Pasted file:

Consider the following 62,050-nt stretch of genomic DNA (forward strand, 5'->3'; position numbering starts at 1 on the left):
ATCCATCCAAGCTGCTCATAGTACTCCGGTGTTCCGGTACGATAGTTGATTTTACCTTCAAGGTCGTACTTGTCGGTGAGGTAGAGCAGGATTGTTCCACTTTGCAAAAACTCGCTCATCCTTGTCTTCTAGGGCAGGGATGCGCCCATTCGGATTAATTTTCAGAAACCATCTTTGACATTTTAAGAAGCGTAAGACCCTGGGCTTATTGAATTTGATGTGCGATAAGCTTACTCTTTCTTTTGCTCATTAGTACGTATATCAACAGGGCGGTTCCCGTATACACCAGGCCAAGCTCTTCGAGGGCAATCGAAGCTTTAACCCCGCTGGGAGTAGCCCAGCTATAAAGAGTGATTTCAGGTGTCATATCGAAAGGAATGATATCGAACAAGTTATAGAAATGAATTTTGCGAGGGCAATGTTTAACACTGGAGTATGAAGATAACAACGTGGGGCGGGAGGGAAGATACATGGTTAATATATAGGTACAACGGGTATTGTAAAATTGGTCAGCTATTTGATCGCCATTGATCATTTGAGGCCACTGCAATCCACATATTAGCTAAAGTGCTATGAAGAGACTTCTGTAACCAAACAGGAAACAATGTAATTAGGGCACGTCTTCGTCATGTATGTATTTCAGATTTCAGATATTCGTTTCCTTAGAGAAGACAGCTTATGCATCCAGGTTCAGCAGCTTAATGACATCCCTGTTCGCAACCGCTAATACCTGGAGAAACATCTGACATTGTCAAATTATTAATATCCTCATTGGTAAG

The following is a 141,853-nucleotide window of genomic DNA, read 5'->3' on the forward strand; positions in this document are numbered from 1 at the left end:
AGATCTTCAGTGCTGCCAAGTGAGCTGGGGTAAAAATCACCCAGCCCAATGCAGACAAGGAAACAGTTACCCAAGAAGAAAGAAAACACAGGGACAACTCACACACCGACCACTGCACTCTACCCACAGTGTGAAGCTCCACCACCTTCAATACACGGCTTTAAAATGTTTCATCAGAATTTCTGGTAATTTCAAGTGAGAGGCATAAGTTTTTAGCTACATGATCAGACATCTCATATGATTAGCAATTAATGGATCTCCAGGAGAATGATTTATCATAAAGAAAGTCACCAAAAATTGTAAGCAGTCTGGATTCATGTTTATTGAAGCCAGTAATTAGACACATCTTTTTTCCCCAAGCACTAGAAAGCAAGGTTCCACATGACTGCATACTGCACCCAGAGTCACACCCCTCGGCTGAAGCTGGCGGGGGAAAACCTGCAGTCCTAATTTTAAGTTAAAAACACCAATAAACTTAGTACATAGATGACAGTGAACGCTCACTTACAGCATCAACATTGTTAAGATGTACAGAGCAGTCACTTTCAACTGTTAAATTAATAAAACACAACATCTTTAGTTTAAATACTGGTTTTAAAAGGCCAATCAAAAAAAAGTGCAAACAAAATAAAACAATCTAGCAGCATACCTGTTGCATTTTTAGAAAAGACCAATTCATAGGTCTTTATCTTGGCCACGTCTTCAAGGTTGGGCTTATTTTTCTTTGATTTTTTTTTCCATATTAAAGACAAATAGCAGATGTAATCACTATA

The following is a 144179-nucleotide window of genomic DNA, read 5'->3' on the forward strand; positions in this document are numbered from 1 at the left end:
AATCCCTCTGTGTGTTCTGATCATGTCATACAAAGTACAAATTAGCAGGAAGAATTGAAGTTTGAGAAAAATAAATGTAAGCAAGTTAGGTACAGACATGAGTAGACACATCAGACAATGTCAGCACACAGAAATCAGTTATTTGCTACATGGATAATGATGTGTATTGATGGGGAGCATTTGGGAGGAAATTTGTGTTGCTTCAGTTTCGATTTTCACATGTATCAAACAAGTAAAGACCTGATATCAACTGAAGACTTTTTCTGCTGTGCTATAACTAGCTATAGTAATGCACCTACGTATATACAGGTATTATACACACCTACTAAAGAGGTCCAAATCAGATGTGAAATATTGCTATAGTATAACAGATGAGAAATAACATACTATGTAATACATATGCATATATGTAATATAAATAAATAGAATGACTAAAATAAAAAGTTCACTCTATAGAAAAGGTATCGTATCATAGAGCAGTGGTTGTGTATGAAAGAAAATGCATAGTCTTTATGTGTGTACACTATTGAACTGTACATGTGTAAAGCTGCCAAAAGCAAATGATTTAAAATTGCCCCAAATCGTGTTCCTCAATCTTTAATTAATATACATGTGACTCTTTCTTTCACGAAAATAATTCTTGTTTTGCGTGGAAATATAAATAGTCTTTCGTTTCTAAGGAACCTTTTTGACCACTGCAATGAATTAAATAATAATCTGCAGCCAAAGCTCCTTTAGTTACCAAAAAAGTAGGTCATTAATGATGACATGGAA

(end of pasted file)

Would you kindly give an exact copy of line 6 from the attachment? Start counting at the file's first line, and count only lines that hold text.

AATCCCTCTGTGTGTTCTGATCATGTCATACAAAGTACAAATTAGCAGGAAGAATTGAAGTTTGAGAAAAATAAATGTAAGCAAGTTAGGTACAGACATGAGTAGACACATCAGACAATGTCAGCACACAGAAATCAGTTATTTGCTACATGGATAATGATGTGTATTGATGGGGAGCATTTGGGAGGAAATTTGTGTTGCTTCAGTTTCGATTTTCACATGTATCAAACAAGTAAAGACCTGATATCAACTGAAGACTTTTTCTGCTGTGCTATAACTAGCTATAGTAATGCACCTACGTATATACAGGTATTATACACACCTACTAAAGAGGTCCAAATCAGATGTGAAATATTGCTATAGTATAACAGATGAGAAATAACATACTATGTAATACATATGCATATATGTAATATAAATAAATAGAATGACTAAAATAAAAAGTTCACTCTATAGAAAAGGTATCGTATCATAGAGCAGTGGTTGTGTATGAAAGAAAATGCATAGTCTTTATGTGTGTACACTATTGAACTGTACATGTGTAAAGCTGCCAAAAGCAAATGATTTAAAATTGCCCCAAATCGTGTTCCTCAATCTTTAATTAATATACATGTGACTCTTTCTTTCACGAAAATAATTCTTGTTTTGCGTGGAAATATAAATAGTCTTTCGTTTCTAAGGAACCTTTTTGACCACTGCAATGAATTAAATAATAATCTGCAGCCAAAGCTCCTTTAGTTACCAAAAAAGTAGGTCATTAATGATGACATGGAA